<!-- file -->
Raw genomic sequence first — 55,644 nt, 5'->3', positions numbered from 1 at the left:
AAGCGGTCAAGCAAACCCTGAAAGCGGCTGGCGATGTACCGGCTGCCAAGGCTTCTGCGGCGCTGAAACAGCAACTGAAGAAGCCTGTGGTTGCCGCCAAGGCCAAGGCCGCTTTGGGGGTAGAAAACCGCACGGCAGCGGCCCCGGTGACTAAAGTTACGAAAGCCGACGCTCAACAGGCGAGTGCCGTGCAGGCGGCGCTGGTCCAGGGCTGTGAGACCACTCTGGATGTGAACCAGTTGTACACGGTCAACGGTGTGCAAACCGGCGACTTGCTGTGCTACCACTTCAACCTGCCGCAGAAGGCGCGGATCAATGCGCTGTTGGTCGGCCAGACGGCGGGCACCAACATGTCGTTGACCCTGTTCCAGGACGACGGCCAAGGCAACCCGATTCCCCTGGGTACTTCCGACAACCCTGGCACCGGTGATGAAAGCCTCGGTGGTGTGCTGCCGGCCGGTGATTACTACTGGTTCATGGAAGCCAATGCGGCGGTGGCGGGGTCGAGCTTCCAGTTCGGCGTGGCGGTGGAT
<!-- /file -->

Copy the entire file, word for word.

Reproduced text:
Raw genomic sequence first — 55,644 nt, 5'->3', positions numbered from 1 at the left:
AAGCGGTCAAGCAAACCCTGAAAGCGGCTGGCGATGTACCGGCTGCCAAGGCTTCTGCGGCGCTGAAACAGCAACTGAAGAAGCCTGTGGTTGCCGCCAAGGCCAAGGCCGCTTTGGGGGTAGAAAACCGCACGGCAGCGGCCCCGGTGACTAAAGTTACGAAAGCCGACGCTCAACAGGCGAGTGCCGTGCAGGCGGCGCTGGTCCAGGGCTGTGAGACCACTCTGGATGTGAACCAGTTGTACACGGTCAACGGTGTGCAAACCGGCGACTTGCTGTGCTACCACTTCAACCTGCCGCAGAAGGCGCGGATCAATGCGCTGTTGGTCGGCCAGACGGCGGGCACCAACATGTCGTTGACCCTGTTCCAGGACGACGGCCAAGGCAACCCGATTCCCCTGGGTACTTCCGACAACCCTGGCACCGGTGATGAAAGCCTCGGTGGTGTGCTGCCGGCCGGTGATTACTACTGGTTCATGGAAGCCAATGCGGCGGTGGCGGGGTCGAGCTTCCAGTTCGGCGTGGCGGTGGAT